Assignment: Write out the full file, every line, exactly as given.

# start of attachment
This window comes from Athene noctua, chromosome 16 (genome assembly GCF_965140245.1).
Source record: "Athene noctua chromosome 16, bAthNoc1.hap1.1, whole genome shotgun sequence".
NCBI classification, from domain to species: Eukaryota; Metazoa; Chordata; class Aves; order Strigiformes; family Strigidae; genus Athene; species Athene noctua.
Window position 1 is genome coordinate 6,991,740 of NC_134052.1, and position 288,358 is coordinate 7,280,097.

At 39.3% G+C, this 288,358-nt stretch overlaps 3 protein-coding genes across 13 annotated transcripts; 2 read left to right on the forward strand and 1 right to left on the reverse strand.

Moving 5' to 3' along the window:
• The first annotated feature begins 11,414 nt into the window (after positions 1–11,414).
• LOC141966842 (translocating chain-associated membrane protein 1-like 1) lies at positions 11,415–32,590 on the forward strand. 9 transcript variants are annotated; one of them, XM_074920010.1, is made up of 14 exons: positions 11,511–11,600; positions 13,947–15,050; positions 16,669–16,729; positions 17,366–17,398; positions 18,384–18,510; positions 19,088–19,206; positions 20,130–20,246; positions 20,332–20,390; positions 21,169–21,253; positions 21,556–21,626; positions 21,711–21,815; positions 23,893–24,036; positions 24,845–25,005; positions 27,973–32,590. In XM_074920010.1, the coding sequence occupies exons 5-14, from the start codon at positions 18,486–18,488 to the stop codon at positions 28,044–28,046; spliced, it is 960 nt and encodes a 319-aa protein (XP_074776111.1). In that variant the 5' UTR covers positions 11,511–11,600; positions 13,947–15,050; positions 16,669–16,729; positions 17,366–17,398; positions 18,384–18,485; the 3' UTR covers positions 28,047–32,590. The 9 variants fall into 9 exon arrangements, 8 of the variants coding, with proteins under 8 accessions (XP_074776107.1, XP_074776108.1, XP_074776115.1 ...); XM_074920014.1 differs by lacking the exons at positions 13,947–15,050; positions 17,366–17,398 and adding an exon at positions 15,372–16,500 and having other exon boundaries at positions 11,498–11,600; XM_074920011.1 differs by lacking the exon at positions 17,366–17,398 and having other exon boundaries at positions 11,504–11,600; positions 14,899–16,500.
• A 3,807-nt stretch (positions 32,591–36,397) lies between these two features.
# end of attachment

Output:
This window comes from Athene noctua, chromosome 16 (genome assembly GCF_965140245.1).
Source record: "Athene noctua chromosome 16, bAthNoc1.hap1.1, whole genome shotgun sequence".
NCBI classification, from domain to species: Eukaryota; Metazoa; Chordata; class Aves; order Strigiformes; family Strigidae; genus Athene; species Athene noctua.
Window position 1 is genome coordinate 6,991,740 of NC_134052.1, and position 288,358 is coordinate 7,280,097.

At 39.3% G+C, this 288,358-nt stretch overlaps 3 protein-coding genes across 13 annotated transcripts; 2 read left to right on the forward strand and 1 right to left on the reverse strand.

Moving 5' to 3' along the window:
• The first annotated feature begins 11,414 nt into the window (after positions 1–11,414).
• LOC141966842 (translocating chain-associated membrane protein 1-like 1) lies at positions 11,415–32,590 on the forward strand. 9 transcript variants are annotated; one of them, XM_074920010.1, is made up of 14 exons: positions 11,511–11,600; positions 13,947–15,050; positions 16,669–16,729; positions 17,366–17,398; positions 18,384–18,510; positions 19,088–19,206; positions 20,130–20,246; positions 20,332–20,390; positions 21,169–21,253; positions 21,556–21,626; positions 21,711–21,815; positions 23,893–24,036; positions 24,845–25,005; positions 27,973–32,590. In XM_074920010.1, the coding sequence occupies exons 5-14, from the start codon at positions 18,486–18,488 to the stop codon at positions 28,044–28,046; spliced, it is 960 nt and encodes a 319-aa protein (XP_074776111.1). In that variant the 5' UTR covers positions 11,511–11,600; positions 13,947–15,050; positions 16,669–16,729; positions 17,366–17,398; positions 18,384–18,485; the 3' UTR covers positions 28,047–32,590. The 9 variants fall into 9 exon arrangements, 8 of the variants coding, with proteins under 8 accessions (XP_074776107.1, XP_074776108.1, XP_074776115.1 ...); XM_074920014.1 differs by lacking the exons at positions 13,947–15,050; positions 17,366–17,398 and adding an exon at positions 15,372–16,500 and having other exon boundaries at positions 11,498–11,600; XM_074920011.1 differs by lacking the exon at positions 17,366–17,398 and having other exon boundaries at positions 11,504–11,600; positions 14,899–16,500.
• A 3,807-nt stretch (positions 32,591–36,397) lies between these two features.